Action please, not words, on power-sharing

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In all the scenes of relief and jubilation last week, not to mention the continuing excitement at the sheer novelty of it all, the air of calm about the incoming Prime Minister was striking. Despite being released from the constraints of vote-catching, Tony Blair continued to deliver his single transferable speech for the campaign, three times on election night and again on the steps of Downing Street on Friday. John Prescott skipped into Number 10 with a boyish "I've always wanted to do this", but Mr Blair remained resolute in his self-control. Many of those watching on television were puzzled. Surely he could say what he likes now, he doesn't have to be so careful. Does he not realise that he has won?

The truth is that he has won one election, but is already campaigning for the next. The one thing that is known about the character of the man who will rule us for the next four or five years is that he is serious about the acquisition and use of power. And Mr Blair will clearly have learnt one lesson from John Major, which is that he spent too much time governing and not enough campaigning.

This may seem a slightly depressing observation, and there will certainly be a sense of anti-climax among those who hoped the control freaks would allow the "real" Mr Blair out now. The Independent is not among those, on both sides of politics, who accepted at face value his promise that he would be more radical in government than in opposition. Nor do we think the real Mr Blair is different from the elusive, serious-minded person who presented himself for election. But we are anxious that his government should translate some of the rhetoric of a "new politics" into reality.

We urged him to invite Liberal Democrats to serve in his administration: he has not. But that is part of the post-landslide logic of politics. Had Paddy Ashdown agreed to join the Blair government, he would have had to make Blair offer him something first - in other words, to change a policy, perhaps on voting reform, which had just been endorsed by Labour voters at the polls. New Labour would have been outraged. But if Ashdown had joined without such a change, he would have split his own party merely for the pleasure of helping to implement another party's programme.

All in all, then, the better part of valour. Yet valour is still needed. So far the Prime Minister has offered the rhetoric of pluralism and the fact of centralism. He should consider further the lessons of his great landslide.

The last landslide in this country was, after all, the one which brought him into the Commons and which, as much as any political event, shaped his outlook. He always expressed his distaste for the defeatism which proclaimed that Margaret Thatcher did not have a true democratic mandate in 1983 because she won her 144-seat majority on an unfair electoral system with only 44 per cent of the vote.

He recognised that it was Labour's failure which allowed her to win, and that some of what she did was necessary and right. But there was a dangerous and undemocratic absence of checks and balances. That was how he spoke at the time. The question now is how much Mr Blair will volunteer to subject his own rule to democratic restraint.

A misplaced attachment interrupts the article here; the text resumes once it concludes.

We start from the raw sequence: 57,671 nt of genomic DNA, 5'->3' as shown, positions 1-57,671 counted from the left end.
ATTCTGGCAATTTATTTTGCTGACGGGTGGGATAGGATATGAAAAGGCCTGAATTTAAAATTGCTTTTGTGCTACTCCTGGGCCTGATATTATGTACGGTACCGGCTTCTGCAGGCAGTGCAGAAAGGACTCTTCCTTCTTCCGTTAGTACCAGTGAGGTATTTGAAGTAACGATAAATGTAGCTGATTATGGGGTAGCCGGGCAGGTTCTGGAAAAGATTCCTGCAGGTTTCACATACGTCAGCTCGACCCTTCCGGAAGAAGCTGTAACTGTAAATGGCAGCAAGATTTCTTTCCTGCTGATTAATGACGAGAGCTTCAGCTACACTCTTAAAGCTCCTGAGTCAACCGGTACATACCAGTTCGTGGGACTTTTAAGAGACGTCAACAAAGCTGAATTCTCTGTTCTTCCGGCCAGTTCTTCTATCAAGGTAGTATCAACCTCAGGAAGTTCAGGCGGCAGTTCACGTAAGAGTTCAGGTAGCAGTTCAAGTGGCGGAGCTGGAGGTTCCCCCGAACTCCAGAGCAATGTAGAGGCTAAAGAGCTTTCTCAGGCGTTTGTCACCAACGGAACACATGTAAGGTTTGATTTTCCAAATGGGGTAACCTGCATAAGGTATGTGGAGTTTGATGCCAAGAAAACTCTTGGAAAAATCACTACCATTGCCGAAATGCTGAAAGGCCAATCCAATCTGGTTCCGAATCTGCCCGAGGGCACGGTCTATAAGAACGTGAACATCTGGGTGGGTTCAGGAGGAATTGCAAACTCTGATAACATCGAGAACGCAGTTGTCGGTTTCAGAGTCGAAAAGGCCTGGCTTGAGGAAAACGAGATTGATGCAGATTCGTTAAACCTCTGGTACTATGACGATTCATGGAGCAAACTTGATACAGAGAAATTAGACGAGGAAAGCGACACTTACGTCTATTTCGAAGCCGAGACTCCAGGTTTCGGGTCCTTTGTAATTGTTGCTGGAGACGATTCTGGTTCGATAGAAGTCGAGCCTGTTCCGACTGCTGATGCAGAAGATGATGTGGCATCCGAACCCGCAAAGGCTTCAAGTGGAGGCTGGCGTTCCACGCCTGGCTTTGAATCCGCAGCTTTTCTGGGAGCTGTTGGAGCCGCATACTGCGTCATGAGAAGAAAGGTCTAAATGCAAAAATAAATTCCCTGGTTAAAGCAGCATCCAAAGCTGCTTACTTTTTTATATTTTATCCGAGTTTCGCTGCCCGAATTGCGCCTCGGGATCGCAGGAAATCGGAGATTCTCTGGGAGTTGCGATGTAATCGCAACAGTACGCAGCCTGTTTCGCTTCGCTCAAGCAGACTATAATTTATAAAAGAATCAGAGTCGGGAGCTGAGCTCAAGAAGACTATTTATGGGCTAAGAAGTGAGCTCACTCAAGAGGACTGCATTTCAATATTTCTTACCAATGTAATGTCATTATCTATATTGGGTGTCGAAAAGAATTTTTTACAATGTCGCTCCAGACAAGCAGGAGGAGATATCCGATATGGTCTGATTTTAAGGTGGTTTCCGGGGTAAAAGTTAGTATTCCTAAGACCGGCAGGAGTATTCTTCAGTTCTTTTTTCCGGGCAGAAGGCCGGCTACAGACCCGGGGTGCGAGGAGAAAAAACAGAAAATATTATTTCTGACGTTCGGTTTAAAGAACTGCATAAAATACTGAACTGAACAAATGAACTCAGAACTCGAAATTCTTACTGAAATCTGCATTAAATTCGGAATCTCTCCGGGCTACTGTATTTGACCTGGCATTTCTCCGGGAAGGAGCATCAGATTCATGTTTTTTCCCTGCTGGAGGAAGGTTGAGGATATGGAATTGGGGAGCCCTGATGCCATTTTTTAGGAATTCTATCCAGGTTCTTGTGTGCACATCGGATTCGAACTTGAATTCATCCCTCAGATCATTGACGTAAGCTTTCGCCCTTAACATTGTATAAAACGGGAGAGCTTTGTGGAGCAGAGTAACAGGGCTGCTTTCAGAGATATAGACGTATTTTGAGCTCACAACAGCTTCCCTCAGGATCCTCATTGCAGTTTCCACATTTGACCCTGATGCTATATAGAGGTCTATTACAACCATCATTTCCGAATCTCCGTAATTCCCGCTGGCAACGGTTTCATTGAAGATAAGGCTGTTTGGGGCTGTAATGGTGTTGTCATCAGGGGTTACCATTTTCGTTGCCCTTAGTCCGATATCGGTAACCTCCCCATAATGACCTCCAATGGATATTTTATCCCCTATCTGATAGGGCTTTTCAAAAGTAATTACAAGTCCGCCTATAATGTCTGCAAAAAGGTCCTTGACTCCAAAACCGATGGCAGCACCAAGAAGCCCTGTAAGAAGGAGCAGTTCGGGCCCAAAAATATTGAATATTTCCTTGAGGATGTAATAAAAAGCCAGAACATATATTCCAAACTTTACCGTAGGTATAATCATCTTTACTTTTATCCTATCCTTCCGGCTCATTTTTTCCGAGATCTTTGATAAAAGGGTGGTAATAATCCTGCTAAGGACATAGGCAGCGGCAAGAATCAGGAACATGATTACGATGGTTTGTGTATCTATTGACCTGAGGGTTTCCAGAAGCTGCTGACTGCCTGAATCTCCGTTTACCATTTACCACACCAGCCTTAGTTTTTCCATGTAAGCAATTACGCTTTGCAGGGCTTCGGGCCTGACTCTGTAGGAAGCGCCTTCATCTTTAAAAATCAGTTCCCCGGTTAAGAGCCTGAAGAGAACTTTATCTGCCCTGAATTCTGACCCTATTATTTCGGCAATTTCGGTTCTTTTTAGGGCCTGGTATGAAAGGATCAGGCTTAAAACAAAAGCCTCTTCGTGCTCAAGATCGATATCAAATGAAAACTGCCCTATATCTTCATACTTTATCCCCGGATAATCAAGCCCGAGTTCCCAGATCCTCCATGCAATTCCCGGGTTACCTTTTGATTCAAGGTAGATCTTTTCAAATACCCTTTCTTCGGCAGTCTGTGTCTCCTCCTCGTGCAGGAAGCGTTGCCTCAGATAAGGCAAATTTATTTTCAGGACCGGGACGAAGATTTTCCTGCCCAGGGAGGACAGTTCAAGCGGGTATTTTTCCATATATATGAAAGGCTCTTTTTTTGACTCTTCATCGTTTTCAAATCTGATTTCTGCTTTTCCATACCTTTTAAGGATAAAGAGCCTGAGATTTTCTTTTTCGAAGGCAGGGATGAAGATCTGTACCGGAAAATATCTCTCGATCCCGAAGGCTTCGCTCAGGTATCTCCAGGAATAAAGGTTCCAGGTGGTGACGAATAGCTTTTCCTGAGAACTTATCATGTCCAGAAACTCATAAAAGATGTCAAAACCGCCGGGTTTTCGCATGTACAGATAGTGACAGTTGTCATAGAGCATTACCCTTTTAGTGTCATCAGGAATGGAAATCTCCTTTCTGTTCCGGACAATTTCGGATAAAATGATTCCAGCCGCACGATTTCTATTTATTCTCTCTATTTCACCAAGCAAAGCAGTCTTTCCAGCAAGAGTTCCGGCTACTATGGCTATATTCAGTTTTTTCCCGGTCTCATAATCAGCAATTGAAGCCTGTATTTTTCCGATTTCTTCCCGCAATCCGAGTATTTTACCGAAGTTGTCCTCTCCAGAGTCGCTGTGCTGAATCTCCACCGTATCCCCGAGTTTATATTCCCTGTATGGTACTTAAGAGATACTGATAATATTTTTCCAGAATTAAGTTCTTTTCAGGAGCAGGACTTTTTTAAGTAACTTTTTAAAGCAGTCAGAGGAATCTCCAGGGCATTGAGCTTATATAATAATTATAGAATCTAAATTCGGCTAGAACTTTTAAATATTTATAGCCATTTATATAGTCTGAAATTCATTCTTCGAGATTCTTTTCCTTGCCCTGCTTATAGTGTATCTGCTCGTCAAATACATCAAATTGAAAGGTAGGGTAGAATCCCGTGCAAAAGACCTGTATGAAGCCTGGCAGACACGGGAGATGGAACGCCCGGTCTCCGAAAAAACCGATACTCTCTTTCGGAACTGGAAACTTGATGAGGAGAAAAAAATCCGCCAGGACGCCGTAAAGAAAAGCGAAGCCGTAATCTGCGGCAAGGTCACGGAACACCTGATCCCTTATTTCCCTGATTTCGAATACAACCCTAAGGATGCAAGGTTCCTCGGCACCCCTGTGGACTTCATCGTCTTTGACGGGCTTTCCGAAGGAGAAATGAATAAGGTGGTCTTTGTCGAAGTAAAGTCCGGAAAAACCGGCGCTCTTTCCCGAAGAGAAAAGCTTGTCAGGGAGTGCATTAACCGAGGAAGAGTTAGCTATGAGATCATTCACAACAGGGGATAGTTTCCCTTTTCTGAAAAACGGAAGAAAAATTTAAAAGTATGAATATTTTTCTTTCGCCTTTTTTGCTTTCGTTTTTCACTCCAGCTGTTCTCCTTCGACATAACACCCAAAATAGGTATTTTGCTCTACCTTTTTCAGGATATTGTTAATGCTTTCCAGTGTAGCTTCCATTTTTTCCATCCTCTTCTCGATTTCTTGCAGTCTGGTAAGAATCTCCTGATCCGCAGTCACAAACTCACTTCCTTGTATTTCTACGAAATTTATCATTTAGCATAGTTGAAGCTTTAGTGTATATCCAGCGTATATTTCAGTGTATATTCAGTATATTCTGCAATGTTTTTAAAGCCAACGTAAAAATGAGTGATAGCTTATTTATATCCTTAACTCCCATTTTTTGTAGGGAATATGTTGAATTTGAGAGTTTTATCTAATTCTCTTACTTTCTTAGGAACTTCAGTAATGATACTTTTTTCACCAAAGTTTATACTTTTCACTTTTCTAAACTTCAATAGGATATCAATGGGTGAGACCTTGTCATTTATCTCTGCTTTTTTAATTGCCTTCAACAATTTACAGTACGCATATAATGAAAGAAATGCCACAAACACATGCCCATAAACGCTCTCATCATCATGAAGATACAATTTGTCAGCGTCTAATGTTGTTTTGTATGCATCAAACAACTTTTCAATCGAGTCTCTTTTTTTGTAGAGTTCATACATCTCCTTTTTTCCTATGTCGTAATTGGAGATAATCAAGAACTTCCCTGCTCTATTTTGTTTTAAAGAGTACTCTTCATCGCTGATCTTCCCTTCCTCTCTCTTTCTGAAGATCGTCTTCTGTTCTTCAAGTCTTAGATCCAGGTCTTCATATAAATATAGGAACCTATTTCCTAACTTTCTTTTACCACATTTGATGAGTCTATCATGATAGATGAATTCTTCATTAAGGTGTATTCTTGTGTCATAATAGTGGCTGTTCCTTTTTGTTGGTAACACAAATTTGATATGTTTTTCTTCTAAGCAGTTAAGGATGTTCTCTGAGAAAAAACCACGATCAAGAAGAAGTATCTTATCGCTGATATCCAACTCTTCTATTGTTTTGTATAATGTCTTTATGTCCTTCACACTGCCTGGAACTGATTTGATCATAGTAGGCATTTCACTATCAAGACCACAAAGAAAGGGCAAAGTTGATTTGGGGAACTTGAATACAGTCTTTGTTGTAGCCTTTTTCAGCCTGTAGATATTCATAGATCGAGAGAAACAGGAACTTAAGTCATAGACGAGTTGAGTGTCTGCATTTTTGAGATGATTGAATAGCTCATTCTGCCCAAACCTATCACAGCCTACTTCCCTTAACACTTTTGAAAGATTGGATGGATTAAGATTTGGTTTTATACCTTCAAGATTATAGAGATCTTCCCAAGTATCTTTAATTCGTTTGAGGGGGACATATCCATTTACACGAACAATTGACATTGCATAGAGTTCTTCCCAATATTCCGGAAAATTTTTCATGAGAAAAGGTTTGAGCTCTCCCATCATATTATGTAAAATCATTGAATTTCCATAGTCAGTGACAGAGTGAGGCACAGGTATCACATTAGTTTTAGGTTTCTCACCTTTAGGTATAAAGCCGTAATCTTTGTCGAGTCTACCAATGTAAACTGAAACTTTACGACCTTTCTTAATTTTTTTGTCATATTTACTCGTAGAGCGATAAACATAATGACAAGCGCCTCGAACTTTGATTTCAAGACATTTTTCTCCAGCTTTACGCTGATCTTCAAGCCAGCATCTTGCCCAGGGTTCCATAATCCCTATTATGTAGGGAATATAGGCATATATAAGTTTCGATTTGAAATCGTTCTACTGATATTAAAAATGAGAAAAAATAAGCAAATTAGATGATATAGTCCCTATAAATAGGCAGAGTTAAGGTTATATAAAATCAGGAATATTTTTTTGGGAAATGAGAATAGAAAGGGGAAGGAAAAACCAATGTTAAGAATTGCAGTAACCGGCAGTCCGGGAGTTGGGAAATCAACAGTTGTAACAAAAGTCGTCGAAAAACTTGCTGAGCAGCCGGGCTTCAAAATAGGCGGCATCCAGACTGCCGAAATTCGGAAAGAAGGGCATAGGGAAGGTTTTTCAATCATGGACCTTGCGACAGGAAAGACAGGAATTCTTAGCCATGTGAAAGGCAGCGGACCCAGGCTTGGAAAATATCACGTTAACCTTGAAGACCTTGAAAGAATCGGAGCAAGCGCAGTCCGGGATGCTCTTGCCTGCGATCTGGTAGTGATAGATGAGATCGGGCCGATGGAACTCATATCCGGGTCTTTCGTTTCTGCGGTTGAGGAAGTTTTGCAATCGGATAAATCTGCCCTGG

Let us spell out the arithmetic. Labour won 44.4 per cent of the vote. If parliamentary seats were allocated proportionally, Mr Blair would command 285 MPs, rather than the 419 he now has. (The other, more satisfying, paradox is that the Tories would have had 201 seats instead of 165; perhaps they will now come round to electoral reform in the way that they are turning to devolution in Scotland and Wales, where they failed to win a single seat.)

The Liberal Democrats achieved a breakthrough to win 46 seats, but still have fewer than half the 110 they would have in a proportional system.

All that is, for Mr Blair, beside the point. There is no perfect system, he says, so he is not persuaded of the case for change. Leave aside the obvious riposte, that the present system is the least perfect of all, and let us concentrate on Mr Blair's desire to stay in power for a long time.

There has been some loose talk about how the size of Labour's landslide guarantees Mr Blair a second parliamentary term. It does no such thing. Clement Attlee's postwar victory, a 146-seat majority, lasted just six years (although there's another argument for electoral reform: Labour actually won more votes in 1951 than the Conservatives). And there is some evidence that the electorates of advanced Western democracies are becoming more volatile. There was the collapse of the Socialist Party in France, the mid-term Republican landslide in America in 1994, the Canadian wipe-out and so on.

Electoral reform is an issue which is not of central importance to the British voter. And the referendum which has been promised is not an early priority for the new government. There is much to be done for jobs and education. But if Mr Blair is serious in his large talk of a new political settlement for this country, it is an essential catalyst. It could give a progressive government of the centre a lock on power that was quite different in nature from the elective dictatorship of the past 18 years.

So, he has not brought Liberal Democrats into government. He may not have decided yet whether annexation or partnership is his goal. But there are other ways of skinning this cat - real devolution, open government, the use of outside advisers, freer rules for civil servants ... and then voting reform too. In his euphoria, Mr Blair, with his middle-distance stare with which we will all become more familiar, is already looking towards 2001 and 2002. Let us hope that gazing into the future will persuade him to share some of the unprecedented power which the British people have lent him.